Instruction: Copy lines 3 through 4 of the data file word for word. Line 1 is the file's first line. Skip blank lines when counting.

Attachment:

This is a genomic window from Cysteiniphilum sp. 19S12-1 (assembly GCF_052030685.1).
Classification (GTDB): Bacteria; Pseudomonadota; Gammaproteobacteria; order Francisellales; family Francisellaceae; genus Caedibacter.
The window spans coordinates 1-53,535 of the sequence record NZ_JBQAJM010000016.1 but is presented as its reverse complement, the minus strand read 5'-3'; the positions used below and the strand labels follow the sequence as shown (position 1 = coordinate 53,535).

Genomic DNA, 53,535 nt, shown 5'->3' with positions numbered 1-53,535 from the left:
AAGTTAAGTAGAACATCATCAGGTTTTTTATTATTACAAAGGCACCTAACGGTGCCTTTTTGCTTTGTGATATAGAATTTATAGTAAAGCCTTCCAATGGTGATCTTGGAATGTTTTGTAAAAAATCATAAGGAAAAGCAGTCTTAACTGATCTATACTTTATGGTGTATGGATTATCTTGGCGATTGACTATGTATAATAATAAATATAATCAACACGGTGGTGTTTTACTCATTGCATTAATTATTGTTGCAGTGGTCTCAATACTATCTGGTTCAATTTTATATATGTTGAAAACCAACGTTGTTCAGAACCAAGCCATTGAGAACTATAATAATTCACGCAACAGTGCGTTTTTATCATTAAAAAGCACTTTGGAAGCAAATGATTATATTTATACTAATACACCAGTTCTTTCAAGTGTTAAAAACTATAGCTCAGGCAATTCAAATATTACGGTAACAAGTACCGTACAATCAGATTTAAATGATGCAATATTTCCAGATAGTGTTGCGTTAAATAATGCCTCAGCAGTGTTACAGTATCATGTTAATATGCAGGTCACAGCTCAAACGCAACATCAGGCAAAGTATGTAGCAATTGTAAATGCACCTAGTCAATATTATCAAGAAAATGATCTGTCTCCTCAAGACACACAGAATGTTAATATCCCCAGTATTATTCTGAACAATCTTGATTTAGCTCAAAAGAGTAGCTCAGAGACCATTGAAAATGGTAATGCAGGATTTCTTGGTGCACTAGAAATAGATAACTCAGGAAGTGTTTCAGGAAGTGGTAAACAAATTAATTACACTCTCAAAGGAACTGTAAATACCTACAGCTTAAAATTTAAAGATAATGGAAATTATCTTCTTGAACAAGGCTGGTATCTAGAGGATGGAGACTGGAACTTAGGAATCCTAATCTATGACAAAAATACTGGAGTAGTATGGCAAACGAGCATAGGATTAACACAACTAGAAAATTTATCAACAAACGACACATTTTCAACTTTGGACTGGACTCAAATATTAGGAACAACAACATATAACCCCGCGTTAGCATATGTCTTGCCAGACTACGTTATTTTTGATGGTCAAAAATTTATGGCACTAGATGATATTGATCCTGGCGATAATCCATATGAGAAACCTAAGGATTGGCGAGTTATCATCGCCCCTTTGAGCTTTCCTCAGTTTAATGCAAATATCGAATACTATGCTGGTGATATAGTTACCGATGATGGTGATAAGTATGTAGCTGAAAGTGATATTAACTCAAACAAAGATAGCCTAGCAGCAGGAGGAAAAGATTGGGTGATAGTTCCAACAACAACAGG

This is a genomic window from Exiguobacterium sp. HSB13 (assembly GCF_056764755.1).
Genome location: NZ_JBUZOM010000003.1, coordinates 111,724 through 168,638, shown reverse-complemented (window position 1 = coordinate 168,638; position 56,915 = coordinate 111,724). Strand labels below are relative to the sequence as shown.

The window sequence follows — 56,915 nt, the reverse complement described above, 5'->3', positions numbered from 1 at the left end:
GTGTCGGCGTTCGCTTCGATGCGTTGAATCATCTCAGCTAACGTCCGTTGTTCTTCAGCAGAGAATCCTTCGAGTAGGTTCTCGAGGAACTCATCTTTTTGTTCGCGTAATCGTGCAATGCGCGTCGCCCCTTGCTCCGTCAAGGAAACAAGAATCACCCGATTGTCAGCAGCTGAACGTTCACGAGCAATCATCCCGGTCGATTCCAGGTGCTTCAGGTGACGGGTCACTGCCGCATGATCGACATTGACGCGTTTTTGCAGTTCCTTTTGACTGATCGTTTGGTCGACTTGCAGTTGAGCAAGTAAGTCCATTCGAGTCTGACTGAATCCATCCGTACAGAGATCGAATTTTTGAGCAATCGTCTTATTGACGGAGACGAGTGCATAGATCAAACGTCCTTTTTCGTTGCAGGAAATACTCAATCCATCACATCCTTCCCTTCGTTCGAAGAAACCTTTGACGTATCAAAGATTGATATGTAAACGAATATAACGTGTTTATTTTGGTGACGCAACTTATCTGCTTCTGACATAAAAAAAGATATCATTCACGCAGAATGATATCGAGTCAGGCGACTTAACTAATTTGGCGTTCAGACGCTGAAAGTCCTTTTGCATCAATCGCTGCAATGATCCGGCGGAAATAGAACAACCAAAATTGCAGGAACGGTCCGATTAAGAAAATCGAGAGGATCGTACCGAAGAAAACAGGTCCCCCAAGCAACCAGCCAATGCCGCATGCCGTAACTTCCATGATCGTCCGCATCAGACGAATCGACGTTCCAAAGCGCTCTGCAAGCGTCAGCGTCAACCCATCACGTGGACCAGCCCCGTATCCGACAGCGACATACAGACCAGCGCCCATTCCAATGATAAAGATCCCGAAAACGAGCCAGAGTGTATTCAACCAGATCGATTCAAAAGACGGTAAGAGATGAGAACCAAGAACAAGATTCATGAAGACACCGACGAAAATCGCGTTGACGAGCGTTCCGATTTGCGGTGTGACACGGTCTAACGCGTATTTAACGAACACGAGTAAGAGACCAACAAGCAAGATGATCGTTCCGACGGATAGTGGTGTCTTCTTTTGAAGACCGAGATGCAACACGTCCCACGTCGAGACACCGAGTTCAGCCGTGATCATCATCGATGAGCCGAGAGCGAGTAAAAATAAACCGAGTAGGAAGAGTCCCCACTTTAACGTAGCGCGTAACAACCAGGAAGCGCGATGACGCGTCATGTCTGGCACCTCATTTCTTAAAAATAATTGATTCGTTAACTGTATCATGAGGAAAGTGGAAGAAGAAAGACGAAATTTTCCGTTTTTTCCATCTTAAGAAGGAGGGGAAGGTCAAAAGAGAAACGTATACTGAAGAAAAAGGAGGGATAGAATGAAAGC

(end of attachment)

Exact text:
The window spans coordinates 1-53,535 of the sequence record NZ_JBQAJM010000016.1 but is presented as its reverse complement, the minus strand read 5'-3'; the positions used below and the strand labels follow the sequence as shown (position 1 = coordinate 53,535).

Genomic DNA, 53,535 nt, shown 5'->3' with positions numbered 1-53,535 from the left: